Civilians flee final phases of intense Syria battles

  • Rebel group rejects Russia’s surrender demands

BEIRUT: Thousands of civilians were fleeing from besieged enclaves at opposite ends of Syria on Friday as two major battles in the multi-sided war entered decisive phases, with hundreds of thousands of people trapped in the path of both assaults.

Air strikes killed scores of people in eastern Ghouta, a war monitor said, and weary residents streamed out on foot for a second day, as Russian-backed government forces pressed their campaign to capture the last big rebel bastion near Damascus. On another front, Turkish and allied rebel forces struck the northern Kurdish-held town of Afrin, killing more than 40 people including children, Syrian Kurdish forces and a monitor said.

The Kurdish YPG militia defending Afrin said it battled Turkish forces who tried to storm the town from the north.

The two offensives, one backed by Russia and the other led by Turkey, have shown how Syrian factions and their foreign allies are aggressively reshaping the map of control after the defeat of Islamic State’s self-proclaimed caliphate last year.

The Syrian war entered its eighth year this week having killed half a million people and driven more than 11 million from their homes, including nearly 6 million who have fled abroad in one of the worst refugee crises of modern times.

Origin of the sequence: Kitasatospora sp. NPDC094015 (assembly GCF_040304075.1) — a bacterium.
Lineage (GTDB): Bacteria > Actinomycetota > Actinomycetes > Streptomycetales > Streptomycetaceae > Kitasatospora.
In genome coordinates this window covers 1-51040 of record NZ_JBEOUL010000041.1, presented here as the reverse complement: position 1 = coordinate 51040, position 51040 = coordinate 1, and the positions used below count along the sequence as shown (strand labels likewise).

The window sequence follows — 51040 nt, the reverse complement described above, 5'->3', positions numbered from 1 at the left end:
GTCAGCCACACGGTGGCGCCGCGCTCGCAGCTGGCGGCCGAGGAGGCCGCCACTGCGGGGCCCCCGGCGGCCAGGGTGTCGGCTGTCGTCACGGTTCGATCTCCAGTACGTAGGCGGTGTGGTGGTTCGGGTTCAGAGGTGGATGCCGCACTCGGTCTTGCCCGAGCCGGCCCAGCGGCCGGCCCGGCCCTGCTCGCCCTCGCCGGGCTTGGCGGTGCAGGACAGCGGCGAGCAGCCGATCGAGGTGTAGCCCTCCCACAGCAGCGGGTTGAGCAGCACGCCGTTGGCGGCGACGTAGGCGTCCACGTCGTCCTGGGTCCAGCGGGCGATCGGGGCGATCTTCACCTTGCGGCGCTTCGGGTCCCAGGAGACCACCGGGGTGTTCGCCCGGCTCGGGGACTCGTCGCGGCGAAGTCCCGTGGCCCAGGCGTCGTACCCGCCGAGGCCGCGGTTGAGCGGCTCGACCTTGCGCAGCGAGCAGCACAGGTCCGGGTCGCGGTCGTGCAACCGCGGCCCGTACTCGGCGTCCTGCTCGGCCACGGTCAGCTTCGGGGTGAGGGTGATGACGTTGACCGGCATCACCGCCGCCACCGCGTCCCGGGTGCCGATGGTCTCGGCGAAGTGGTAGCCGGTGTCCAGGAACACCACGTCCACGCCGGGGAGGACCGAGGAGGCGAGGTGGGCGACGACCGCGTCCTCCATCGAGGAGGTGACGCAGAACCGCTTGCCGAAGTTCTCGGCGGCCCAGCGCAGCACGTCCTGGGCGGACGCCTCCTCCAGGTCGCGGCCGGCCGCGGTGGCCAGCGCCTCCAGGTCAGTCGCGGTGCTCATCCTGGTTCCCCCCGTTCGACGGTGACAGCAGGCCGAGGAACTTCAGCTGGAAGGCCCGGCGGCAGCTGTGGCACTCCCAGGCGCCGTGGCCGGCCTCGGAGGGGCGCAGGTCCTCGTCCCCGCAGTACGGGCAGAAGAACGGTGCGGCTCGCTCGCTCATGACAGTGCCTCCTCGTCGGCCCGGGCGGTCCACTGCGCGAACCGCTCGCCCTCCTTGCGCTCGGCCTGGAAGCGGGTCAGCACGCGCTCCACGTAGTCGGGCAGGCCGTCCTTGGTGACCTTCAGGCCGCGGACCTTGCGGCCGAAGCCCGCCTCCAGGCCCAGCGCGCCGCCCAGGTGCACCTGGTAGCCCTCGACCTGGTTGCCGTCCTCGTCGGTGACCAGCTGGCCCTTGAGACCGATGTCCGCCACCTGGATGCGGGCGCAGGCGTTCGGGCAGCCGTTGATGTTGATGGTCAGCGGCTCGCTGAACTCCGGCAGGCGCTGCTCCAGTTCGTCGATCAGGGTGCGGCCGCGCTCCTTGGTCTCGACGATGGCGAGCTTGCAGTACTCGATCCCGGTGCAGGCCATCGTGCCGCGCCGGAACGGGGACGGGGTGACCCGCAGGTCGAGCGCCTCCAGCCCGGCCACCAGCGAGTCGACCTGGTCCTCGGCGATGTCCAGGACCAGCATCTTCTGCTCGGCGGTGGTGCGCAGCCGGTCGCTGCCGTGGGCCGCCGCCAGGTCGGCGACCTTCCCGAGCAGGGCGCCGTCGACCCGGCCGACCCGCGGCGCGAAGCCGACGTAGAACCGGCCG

The government launched its offensive on eastern Ghouta a month ago, and Turkey began its cross-border assault in Afrin in January. In both cases, hundreds of thousands of civilians have been trapped inside encircled pockets on the battlefield.

An estimated 12,000-16,000 people left Ghouta in recent days, while fighting in the Afrin region has reportedly displaced more than 48,000, said Linda Tom, a UN humanitarian spokeswoman in Syria.

Meanwhile, the main rebel faction in eastern Ghouta said on Friday it rejected a proposal from Russia for talks inside Syria over the fighters surrendering and leaving their enclave.

Wael Olwan, a spokesman for Failaq al-Rahman, which controls a pocket in Ghouta, said Moscow’s messages to the rebels came through the United Nations. “What the Russians are asking for in terms of surrender through (local) negotiations is rejected,” said Olwan, who is based in Turkey.